Allocating a TArray on the stack

Array Elements in Memory

The TArray type is used in Unreal C++ to store a variable sized array of items.

Logically a TArray has two parts:

  • the TArray variable which contains stuff like the capacity of the array and how many elements are stored in it, and
  • the elements themselves. By default the elements of an array are stored on the heap. This imposes a performance cost because the memory required for this storage must be allocated when the array is created and deallocated when the array is destroyed.

A TArray object can be configured to store its elements on the stack. The allocation of memory on the stack is many times faster than on the heap. To make a TArray store its elements on the stack, use a TInlineAllocator. For example we can declare an array of UGameplayEffect pointers like this:

const TArray< TSubclassOf<UGameplayEffect>, TInlineAllocator<3> > Effects;

This example is from function in the Lyra source code:

void UAuraAbilitySystemFunctionLibrary::InitializeDefaultAttributes(
	const UObject* WorldContextObject, 
	ECharacterClass CharacterClass, 
	float Level, 
	UAbilitySystemComponent* AbilitySystemComponent )
{
	if( !AbilitySystemComponent ) return;
	
	if( const AAuraGameModeBase* Base = 
		Cast<AAuraGameModeBase>( UGameplayStatics::GetGameMode(WorldContextObject) ) )
	{
		check(Base->CharacterClassInfo)

		const FCharacterClassDefaultInfo& Info = 
			Base->CharacterClassInfo->GetClassDefaultInfo( CharacterClass );

		const TArray< TSubclassOf<UGameplayEffect>, TInlineAllocator<3> > Effects {
			Info.PrimaryAttributesGameplayEffect,
			Base->CharacterClassInfo->SecondaryAttributesGameplayEffect,
			Base->CharacterClassInfo->VitalAttributesGameplayEffect };

		if( const AActor* Source = AbilitySystemComponent->GetAvatarActor() )
		{
			for( const TSubclassOf<UGameplayEffect>& Effect : Effects  )
			{
				if( Effect )
				{
					...
				}
			}
		}
	}
}

The full array declaration from the above function is:

const TArray< TSubclassOf<UGameplayEffect>, TInlineAllocator<3> > Effects {
		Info.PrimaryAttributesGameplayEffect,
		Base->CharacterClassInfo->SecondaryAttributesGameplayEffect,
		Base->CharacterClassInfo->VitalAttributesGameplayEffect };

The number passed to the TInlineAllocator type is the initial capacity of the array, that is the number of elements for which memory has been allocated - this is not the number of elements in the array, it's just the number of elements for which space has been allocated. A declaration like this:

 TArray< TSubclassOf<UGameplayEffect>, TInlineAllocator<3> > Effects {
		Info.PrimaryAttributesGameplayEffect,
		Base->CharacterClassInfo->VitalAttributesGameplayEffect };

allocates an array with an initial capacity for 3 elements, which contains only 2 elements. So 1 more element can be added without allocating more memory.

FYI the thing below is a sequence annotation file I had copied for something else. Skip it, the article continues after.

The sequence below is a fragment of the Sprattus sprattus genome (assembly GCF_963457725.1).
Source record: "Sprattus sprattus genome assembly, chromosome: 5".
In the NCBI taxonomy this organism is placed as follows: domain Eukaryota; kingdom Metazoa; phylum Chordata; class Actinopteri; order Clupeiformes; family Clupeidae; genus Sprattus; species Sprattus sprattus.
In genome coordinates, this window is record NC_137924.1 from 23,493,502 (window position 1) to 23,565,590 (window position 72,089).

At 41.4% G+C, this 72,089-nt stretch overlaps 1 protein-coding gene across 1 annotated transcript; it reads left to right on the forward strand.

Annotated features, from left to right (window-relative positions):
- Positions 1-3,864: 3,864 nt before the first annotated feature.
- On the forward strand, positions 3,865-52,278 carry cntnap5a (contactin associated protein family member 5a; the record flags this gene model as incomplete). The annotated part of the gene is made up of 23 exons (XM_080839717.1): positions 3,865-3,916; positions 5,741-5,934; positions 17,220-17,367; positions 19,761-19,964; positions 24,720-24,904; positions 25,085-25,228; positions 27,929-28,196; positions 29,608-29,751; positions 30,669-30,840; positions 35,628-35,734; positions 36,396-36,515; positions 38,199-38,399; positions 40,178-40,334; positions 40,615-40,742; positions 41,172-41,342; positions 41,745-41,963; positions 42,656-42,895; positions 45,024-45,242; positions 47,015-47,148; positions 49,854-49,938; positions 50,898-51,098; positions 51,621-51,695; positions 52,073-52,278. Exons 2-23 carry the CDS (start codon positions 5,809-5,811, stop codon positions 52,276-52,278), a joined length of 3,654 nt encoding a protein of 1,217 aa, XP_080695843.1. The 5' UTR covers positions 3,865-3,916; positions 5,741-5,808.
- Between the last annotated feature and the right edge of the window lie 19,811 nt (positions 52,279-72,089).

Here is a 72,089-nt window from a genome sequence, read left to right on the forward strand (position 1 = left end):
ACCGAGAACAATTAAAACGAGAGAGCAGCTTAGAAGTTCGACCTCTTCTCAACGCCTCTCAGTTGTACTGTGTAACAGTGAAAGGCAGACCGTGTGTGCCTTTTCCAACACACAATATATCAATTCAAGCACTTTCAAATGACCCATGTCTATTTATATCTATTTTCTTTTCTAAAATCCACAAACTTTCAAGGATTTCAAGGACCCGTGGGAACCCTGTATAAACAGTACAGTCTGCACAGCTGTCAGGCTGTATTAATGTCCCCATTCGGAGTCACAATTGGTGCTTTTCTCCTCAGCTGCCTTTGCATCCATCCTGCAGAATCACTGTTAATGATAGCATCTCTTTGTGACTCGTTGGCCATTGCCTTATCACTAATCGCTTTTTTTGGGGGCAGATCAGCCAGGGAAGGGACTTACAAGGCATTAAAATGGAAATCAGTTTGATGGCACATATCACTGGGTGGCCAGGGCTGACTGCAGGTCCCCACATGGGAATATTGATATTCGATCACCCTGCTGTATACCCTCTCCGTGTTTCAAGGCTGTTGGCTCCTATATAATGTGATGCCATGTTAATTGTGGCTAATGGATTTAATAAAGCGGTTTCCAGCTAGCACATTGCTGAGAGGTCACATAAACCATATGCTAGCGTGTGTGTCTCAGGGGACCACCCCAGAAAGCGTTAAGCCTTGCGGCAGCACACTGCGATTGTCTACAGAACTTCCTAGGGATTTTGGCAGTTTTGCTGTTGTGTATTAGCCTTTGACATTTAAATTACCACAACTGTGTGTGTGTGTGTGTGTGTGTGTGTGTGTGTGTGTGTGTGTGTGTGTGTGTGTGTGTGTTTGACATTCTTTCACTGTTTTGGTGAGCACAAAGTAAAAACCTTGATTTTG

Reallocation

Array elements are not guaranteed to be contiguous but are usually assumed to be so. Once more elements are added to the array that then initial capacity passed to the TInlineAllocator, the array is reallocated. This means a new area of heap memory is allocated and all the elements are copied to that area. This new memory is not on the stack, it is on the heap, and this reallocation incurs the cost of allocation and deallocation we were trying to avoid by using the TInlineAllocator. So it is important to avoid reallocation by determining the maximum size of the array when it is created and passing this to the TInlineAllocator.

Passing Different Array Types

A function can be declared to take an array parameter like so:

void SumFunc(TArray<int> View)
{
    UE_LOG(LogTemp, Warning, TEXT("viewsize %d"), View.Num());
}

This will accept a parameter declared as a TArray<int> but will not accept one declared with a non-default allocator such as TArray< int32, TInlineAllocator<3> >, because this is a different type from a simple TArray.

To write the function to a TArray which is declared either on the stack or on the heap, rewrite it to take a TArrayView parameter like so:

void SumFunc(TArrayView<int> View)
{
	UE_LOG(LogTemp, Warning, TEXT("viewsize %d"), View.Num());
}

This function will accept both TArray<int> and TArray< int32, TInlineAllocator<3> > parameters.

There are a couple of complications:

  • the TArrayView cannot be resized. Individual elements can be changed but elements cannot be added or deleted.
  • When passing a TArray< int32, TInlineAllocator<3> > parameter the compiler creates a TArrayView<int> object which wraps the original array. As the TArrayView<int> is a temporary object passed to the function it cannot be passed by reference, a call to a function declared like this will not compile:
void SumFuncByReference(TArrayView<int>& View)
{
	UE_LOG(LogTemp, Warning, TEXT("viewsize %d"), View.Num());
}

This can be remedied by using an rvalue reference like this:

void SumFuncByRValueReference(TArrayView<int>&& View)
{
	UE_LOG(LogTemp, Warning, TEXT("viewsize %d"), View.Num());
}